Wednesday, July 16, 2014

Is Open Theism Actually Theism?

The position (or perhaps group of positions) known as Open Theism represent a god that is rather different from the God of the Scriptures. Still, is their god even the kind of god that we could properly refer to as theistic?

Cosmological Argument
The god of Open Theism does not fully map to the cosmological argument for the existence of God. Although the god of Open Theism may be viewed as the Creator of all Creation, the god of Open Theism comes to be in various states and consequently requires a prior explanation. Thus, the god of Open Theism does not provide a solution to the problem of infinite regression.

Ontological Argument
The god of Open Theism does not correspond to the ontological argument for the existence of God. The god of Open Theism is not the greatest conceivable being, since the god of Open Theism can change.

Teleological Argument
The god of Open Theism does not correspond well to the teleological argument for the existence of God. Although the god of Open Theism may have some purposes or intentions in things, those purposes or intentions do not extend to all things. In other words, many things exist that the god of Open Theism did not intend or have a purpose for.

Transcendental Argument
Naturally, the god of Open Theism cannot correspond to the transcendental argument for the existence of the Christian God - both because the god of Open Theism is not the Christian God, and because the god of Open Theism does not provide meaning to everything, as required by the argument.

There may be some other arguments for the existence of God that the god of Open Theism would fit (or to which its adherents would attempt to fit it), but it is interesting to note how many of the significant arguments cannot map to the god of Open Theism.

-TurretinFan

4 comments:

David Brainerd said...

Cosmological Argument
"Although the god of Open Theism may be viewed as the Creator of all Creation, the god of Open Theism comes to be in various states and consequently requires a prior explanation."

"Comes to be"? You're making stuff up. Open theists don't say that.

Ontological Argument
"The god of Open Theism is not the greatest conceivable being, since the god of Open Theism can change."

One might argue that the Superman of the silver age DC was the greatest conceivable Superman because he could fly around the Earth and reverse its orbit and thus reverse time, or stand on his head and do a handstand and push the earth out of its orbit. Yet he's so much less great than the modern incarnations of the Superman because he's so boring. You can conceive of your God as being so great that he loses all his greatness by becoming trite, which is what classical theism has done, and the result is the massive atheism of modernity.

The fact is classical theism was NEVER accepted by the common people prior to modernity, but only by moron monks and Catholic priests. Only in the past 200 years or so has classical theism become widely accepted, and along with it has come a boredom and disinterest in God akin to the disinterest in Superman that existed prior to him being brought down to size in the Death and Return of Superman comics around 1992.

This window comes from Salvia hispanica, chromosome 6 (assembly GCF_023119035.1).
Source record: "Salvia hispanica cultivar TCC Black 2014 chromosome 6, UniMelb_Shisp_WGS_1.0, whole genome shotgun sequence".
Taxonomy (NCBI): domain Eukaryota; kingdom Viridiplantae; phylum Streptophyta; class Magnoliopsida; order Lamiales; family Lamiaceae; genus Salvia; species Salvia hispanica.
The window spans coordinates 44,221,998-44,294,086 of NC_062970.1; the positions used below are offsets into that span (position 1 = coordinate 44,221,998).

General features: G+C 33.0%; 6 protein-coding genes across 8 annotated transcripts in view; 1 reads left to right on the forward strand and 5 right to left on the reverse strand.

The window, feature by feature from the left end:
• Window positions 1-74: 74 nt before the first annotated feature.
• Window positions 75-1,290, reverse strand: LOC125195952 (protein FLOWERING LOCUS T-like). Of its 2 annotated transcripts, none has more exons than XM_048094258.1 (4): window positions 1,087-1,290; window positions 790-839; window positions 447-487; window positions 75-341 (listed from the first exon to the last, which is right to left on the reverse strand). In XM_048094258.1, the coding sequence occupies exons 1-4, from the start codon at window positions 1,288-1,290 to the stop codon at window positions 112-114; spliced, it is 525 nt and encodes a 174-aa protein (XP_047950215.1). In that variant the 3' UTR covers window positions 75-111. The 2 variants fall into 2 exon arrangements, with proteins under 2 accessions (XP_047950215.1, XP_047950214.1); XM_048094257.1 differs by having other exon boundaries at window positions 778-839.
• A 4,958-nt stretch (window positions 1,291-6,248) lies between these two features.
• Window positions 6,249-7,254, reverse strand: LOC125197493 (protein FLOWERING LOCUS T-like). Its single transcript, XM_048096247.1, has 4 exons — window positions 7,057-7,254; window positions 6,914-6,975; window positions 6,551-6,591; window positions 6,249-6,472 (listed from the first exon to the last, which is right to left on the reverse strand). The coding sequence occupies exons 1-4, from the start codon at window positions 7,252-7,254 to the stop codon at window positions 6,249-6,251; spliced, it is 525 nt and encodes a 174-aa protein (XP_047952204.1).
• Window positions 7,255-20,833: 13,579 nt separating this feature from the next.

Furthermore, this same argument can be used by Jews against Jesus for the very same reason: a death and return is a change. Any Calvinist argument against Open Theism that works just as well when a Jew uses it against Christianity is obviously a problem.

David Brainerd said...

Teleological Argument
A stupid argument anyway. Furthermore, no good person needs an argument to prove God's existence. Even when they doubt in times of distress, they make it through it without demanding anyone prove God's existence to them. Only the evil who will never be saved demand for proof. To put it in Calvinist terms so you can understand it (since good and evil are categories you abhor): only the non-elect care about philosophical proofs of God's existence, while the elect just accept that God exists and move on to understanding what we're supposed to beleive about God.

Transcendental Argument
"the god of Open Theism does not provide meaning to everything, as required by the argument."

You would have to explain this more for it to make sense what you are actually claiming.

There may be some other arguments for the existence of God that the god of Open Theism would fit

The moral argument, which Calvinism with its pure rejection of morality in favor of fatalism cannot even allow anyone to make.

Anonymous said...

@David Brainerd

I actually don't believe the moral argument to be a good argument that the god of Open Theism would fit into.

A god that is always learning is always going to be faced with more and ever changing moral dilemmas. The moral argument is best used with an objective, infallible, and exhaustive knowledge of all things, which thereby produces a sure and unchanging ethical standard.

A god who sets aside information is not capable of producing standards, such as an unchanging ethical standard, which necessarily requires an exhaustive knowledge of all things.

Also if, as it seems Open Theism suggests, God were capable of changing his mind, how can you assert a moral argument that requires an unchanging standard of ethics that is potentially subject to change?

I reject your assertion that the moral argument favors Open Theism.

David Brainerd said...

I think you're just using the Mormon conception of God as a bludgeon against an opponent you have no chance against (i.e. Open Theism, not myself, I'm not that conceited)...because Open Theists say that God simply doesn't know the future exhaustively not that he is still learning concepts! Not knowing the choices that free agents will make in the future in an absolute way is no equal to not having all conceptual knowledge. Don't strawman.